Author Topic: Prayers in Schools  (Read 752 times)

ProfessorDavey

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Re: Prayers in Schools
« Reply #25 on: January 22, 2020, 07:50:37 AM »
When I read "A Church of England multi-academy said it would allow the children to withdraw from the assembly and prayers, it was confirmed on Wednesday." it was this that brought
the faith school to my attention.
It isn't a faith school - read further in the article. That it is run by a CofE multi-academy trust does not mean it is a faith school.

It is a non faith school.
« Last Edit: January 22, 2020, 09:23:41 AM by ProfessorDavey »

Anchorman

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Re: Prayers in Schools
« Reply #26 on: January 22, 2020, 08:57:57 AM »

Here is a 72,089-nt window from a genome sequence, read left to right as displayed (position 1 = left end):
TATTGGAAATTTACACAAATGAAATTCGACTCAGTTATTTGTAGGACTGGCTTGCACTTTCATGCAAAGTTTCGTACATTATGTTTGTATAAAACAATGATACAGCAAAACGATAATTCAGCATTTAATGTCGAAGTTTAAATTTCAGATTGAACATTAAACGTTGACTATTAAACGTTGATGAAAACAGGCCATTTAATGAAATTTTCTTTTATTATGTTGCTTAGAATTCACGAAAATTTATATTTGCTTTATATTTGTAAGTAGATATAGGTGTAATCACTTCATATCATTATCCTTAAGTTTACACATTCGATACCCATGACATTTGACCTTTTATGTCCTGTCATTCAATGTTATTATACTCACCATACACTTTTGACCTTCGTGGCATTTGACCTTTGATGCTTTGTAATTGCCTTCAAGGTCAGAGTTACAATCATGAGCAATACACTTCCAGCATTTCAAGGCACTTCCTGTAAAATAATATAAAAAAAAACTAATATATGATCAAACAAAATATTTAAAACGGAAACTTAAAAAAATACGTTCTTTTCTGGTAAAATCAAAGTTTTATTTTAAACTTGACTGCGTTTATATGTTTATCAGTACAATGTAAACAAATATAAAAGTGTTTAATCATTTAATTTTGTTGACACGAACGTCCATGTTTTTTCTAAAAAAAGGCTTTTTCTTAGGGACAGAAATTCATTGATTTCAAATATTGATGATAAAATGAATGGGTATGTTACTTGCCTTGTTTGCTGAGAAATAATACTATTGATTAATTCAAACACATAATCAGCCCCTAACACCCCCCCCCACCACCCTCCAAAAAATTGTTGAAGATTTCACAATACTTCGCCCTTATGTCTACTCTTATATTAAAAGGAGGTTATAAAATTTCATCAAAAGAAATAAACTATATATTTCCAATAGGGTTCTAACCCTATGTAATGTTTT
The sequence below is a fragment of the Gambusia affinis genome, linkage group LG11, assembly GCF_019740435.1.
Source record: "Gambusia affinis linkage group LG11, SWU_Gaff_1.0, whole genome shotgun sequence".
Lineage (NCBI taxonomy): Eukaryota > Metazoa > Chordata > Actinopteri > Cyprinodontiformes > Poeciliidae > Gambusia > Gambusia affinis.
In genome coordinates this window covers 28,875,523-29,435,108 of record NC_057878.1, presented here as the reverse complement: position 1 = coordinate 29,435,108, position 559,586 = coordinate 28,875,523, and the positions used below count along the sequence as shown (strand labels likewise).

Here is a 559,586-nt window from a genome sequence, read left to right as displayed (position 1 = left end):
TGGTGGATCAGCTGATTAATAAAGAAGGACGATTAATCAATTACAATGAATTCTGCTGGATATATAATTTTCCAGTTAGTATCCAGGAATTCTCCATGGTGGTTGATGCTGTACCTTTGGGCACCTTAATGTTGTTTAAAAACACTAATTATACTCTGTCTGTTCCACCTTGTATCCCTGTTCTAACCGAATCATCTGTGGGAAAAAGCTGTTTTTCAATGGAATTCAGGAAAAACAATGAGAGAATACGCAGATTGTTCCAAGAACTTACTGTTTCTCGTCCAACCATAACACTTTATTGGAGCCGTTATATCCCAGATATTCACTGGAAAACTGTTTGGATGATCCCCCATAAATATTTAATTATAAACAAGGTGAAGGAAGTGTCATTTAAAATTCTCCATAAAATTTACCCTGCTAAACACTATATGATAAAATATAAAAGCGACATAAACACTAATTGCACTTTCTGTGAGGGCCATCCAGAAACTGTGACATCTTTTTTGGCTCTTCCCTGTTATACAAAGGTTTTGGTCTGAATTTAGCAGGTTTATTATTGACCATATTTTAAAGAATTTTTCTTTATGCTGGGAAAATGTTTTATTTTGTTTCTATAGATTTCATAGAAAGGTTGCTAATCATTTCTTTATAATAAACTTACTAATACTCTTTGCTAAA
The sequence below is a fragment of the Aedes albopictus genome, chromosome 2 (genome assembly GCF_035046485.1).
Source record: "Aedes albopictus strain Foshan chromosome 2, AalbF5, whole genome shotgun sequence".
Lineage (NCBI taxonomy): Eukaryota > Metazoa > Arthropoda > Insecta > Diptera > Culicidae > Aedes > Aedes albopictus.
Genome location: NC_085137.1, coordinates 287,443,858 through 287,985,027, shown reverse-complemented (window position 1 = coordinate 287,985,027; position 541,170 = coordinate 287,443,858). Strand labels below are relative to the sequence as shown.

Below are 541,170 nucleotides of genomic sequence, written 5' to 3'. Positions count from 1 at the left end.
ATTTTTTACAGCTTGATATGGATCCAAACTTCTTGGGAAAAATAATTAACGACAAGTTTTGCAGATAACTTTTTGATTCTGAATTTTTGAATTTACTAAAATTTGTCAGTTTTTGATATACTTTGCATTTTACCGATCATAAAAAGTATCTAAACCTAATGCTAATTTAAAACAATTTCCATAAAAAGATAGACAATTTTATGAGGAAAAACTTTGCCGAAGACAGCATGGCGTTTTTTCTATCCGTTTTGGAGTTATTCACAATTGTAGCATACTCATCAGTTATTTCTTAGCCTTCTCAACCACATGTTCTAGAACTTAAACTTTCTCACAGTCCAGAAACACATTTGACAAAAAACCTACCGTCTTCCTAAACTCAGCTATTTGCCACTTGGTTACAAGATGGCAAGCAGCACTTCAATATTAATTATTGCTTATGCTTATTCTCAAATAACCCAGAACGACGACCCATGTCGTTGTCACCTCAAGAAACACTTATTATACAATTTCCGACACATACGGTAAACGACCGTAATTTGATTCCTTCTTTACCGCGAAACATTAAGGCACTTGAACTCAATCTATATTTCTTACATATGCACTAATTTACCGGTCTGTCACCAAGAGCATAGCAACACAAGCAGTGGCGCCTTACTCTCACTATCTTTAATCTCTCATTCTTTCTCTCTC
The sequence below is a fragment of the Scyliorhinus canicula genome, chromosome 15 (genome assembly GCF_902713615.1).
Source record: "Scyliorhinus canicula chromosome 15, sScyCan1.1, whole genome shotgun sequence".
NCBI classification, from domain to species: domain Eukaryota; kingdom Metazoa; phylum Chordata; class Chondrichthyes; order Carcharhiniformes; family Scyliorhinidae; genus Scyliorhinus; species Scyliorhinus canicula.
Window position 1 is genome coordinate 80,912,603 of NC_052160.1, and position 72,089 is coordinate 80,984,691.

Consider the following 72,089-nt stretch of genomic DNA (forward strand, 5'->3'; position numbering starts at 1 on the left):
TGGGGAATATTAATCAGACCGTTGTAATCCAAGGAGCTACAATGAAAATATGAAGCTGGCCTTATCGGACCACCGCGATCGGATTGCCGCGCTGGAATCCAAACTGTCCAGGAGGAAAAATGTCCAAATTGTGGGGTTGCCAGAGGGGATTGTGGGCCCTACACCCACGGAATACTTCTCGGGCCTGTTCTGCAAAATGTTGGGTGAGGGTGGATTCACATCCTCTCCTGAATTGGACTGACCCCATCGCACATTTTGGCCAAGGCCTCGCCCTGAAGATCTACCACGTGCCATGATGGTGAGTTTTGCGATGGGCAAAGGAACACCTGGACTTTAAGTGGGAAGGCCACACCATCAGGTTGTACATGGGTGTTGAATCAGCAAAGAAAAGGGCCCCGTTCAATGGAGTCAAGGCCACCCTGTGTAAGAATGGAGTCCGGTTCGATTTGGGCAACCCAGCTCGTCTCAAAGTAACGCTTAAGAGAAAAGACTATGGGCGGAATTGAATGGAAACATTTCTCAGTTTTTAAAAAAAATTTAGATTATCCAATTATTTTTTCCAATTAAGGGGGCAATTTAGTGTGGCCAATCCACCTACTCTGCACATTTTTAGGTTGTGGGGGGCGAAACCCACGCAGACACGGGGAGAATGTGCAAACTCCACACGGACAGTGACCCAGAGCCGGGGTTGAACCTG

But the child is not the person complaining, the parent is. How do you force acceptance or worship and how does it become a chore? For me worship if not from the heart is of very little consequence anyhow.  Do you believe lip-service is worship? King James Bible This people draweth nigh unto me with their mouth, and honoureth me with their lips; but their heart is far from me.King James Bible Wherefore the Lord said, Forasmuch as this people draw near me with their mouth, and with their lips do honour me, but have removed their heart far from me, and their fear toward me is taught by the precept of men: Not a worship session if the heart is not part of it. Does this mean anything in the greater scheme of things to come? Are you claiming that none participation leads to Christ and God and if so why complain about children taking part in prayers before school lessons. You cannot have a foot in each camp.  It is clear to me that worship does not constitute faith or communion with God if their is no willingness from the heart of the participant. I personally believe those names written in the book of life before the world was created are not decided upon by anything that happened after.  I was talking to a friend tonight about lip service and how those who work miracles and preach would find some of them told by Christ that he does not know them.   Do you believe people who come to God do so because their names are in the book of the living or because "and their fear toward me is taught by the precept of men:".   I cannot have a foot in both camps but I can see that those who come to God through Christ is by the will of God not men.